Picture Power: Proof that Victorians weren’t as serious as you thought
“A photograph is a most important document, and there is nothing more damning to go down to posterity than a silly, foolish smile caught and fixed forever. “ —Mark Twain
I don’t have to tell you that Victorians aren’t exactly known for their broad smiles and light-hearted humor. Unlike today, smiling for a photo simply wasn’t a thing that people did, as Mark Twain exemplifies in the quote above. This lack of friendly grins has somewhat influenced how we view Victorians from our modern perspective, perhaps making them seem more stuffy and grave than they actually were.
There are a ton of given reasons why Victorians didn’t smile in photos, such as long exposure times, high costs for having portraits taken, poor dental hygiene, and, perhaps most importantly, it was simply seen as bad etiquette. But luckily, there’s still some evidence that Victorians just couldn’t help cracking a smile or breaking the usual stiff pose every now and then. We’ve gathered together a few of our favorite shots of Victorians seeming a little less…Victorian. Enjoy!
Three fashionable young men at Yale, c. 1883.
Photo from 1880-1900 of a happy couple, discovered in Scotland.
Tea for two?
Unknown Victorian in mid-jump (date also unknown).
Photo from The Strand magazine, January 1892, of two women making a Snow Lady. The caption said that “No foundation of any kind was used, and no sticks or wires were concealed under the figure for the purpose of supporting head, body, or arms. An enlargement of the original photograph was shown at the Photographic Exhibition during last autumn, and gave rise to many remarks, sage and otherwise.” It looks like a photoshop to me, but I’ll take their word on it!
Unknown woman and unknown date. But isn’t it a great photo?
Another anonymous woman. This tintype sold on ebay for a pretty penny awhile back.
Evidence suggests that these photos are passport photos from the 1890s.
A group of smiling Edwardians.
And finally, proof that even Queen Victoria smiled at least one time!
We hope that seeing the lighter side of Victorians made you smile! Let us know in the comments which photo is your favorite.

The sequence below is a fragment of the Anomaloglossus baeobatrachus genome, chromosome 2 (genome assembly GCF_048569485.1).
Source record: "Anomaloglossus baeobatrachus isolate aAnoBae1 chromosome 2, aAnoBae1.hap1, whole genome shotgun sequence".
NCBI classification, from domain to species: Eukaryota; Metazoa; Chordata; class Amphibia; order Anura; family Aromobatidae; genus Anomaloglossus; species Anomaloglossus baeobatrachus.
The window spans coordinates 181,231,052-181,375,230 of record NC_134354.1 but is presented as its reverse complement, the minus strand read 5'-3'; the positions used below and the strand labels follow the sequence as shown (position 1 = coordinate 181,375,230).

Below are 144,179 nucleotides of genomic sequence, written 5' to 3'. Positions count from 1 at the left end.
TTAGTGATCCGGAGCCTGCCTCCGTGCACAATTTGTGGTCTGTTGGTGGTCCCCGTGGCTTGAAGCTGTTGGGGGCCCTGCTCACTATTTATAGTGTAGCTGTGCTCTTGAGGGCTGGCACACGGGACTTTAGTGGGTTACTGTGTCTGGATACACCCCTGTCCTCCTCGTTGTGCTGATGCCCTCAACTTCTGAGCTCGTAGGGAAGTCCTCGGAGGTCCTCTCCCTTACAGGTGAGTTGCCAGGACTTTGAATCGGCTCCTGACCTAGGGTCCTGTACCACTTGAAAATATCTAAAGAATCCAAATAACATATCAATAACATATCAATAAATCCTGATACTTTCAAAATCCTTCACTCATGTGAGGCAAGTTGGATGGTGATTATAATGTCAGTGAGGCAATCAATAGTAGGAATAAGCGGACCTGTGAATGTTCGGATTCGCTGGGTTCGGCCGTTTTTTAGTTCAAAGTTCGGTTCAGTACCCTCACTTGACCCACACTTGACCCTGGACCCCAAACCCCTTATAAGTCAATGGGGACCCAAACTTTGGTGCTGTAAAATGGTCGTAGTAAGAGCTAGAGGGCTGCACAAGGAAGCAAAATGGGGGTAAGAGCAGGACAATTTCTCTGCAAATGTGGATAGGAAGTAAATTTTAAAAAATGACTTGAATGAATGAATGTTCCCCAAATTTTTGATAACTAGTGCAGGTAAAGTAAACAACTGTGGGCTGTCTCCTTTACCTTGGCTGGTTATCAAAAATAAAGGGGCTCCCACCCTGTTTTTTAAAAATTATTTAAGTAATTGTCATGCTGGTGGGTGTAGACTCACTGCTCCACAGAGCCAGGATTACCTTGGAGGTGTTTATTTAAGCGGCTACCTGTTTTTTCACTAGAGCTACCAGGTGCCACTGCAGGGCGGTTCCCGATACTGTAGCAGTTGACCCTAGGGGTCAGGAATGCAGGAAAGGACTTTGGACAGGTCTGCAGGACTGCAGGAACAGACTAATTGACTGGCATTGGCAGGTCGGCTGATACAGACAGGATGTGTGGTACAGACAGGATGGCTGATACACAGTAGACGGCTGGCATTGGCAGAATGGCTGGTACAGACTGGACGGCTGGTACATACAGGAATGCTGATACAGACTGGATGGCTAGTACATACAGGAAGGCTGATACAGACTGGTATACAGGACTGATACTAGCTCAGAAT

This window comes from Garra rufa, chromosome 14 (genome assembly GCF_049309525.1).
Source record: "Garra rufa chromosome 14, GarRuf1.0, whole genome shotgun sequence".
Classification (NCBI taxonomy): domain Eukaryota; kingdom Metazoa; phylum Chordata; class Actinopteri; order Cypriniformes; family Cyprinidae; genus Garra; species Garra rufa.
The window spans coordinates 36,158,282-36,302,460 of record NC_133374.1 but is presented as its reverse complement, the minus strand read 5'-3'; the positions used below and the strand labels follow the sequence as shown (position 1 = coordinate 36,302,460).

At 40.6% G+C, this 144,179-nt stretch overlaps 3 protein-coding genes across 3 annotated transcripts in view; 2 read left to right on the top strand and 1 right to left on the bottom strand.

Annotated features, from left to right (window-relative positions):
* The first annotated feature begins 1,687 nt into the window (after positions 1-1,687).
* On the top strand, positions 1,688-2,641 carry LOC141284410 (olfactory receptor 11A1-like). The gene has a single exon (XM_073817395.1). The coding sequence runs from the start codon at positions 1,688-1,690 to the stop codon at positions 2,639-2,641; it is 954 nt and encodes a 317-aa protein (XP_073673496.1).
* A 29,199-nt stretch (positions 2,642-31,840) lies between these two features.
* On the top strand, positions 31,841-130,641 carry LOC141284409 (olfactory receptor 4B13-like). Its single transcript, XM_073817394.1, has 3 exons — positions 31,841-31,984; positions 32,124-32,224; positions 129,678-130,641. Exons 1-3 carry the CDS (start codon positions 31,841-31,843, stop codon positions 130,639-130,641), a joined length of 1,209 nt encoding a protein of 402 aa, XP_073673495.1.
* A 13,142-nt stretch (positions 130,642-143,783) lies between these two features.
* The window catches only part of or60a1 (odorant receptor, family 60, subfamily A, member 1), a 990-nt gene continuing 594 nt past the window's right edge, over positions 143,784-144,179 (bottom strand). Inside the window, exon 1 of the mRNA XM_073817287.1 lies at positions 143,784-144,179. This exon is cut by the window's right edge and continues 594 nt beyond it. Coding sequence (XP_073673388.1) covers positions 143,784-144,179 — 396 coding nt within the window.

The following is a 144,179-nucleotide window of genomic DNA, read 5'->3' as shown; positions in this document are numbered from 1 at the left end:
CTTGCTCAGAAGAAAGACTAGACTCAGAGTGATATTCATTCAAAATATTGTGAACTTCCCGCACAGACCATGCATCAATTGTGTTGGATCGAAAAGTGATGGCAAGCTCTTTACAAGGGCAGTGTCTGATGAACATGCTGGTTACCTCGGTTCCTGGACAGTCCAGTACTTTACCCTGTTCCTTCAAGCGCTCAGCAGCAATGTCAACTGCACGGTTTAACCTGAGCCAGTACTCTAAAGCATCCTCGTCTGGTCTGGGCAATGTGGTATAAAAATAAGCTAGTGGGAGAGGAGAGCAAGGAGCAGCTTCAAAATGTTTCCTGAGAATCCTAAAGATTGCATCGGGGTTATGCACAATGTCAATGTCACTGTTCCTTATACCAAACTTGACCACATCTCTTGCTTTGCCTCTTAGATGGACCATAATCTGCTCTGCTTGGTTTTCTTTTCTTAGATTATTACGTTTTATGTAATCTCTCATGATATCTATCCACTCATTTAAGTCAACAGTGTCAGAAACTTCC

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People are people no matter what epoch they live in. Just so happens photography was in its infancy and people couldn’t express themselves like they do now.
I’m not certain, but I recall reading, that the reason the subjects, in a majority of vintage photographs, seem morose, is due to the long exposure times.
You are correct. It hurts to have to smile for 30 seconds straight lol
Very nice couple session photography! Good job! Keep up the good work.
This really does makes me look at Victorians in a whole new way.
The passport couple was cute, no matter the time period.
The passport photos of the couple, that could be from the present day.
I know I read before, people posing for photograph often had to stand still for 5-10 minutes.
Queen Victoria was quite joyful, at least before the long mourning period after the death of her beloved husband.
I think “Unknown Victorian in mid-jump (date also unknown)” is the best..
I really like those pictures, they are really great.
Up until now I always thought victorian people were really serious because of society, but I guess the human nature can’t be stopped by anything.
The normal photos made them look elegant and polite:
These photos make them look human.
And I can’t stop loving them.
Who owns these photographs (i.e. archive, library museum, personal collection)?
I have read letters and diaries of my Victorian grandparents. It seems the Victorians were very fond of practical jokes and tricks. Sometimes it would take weeks to set up a practical joke.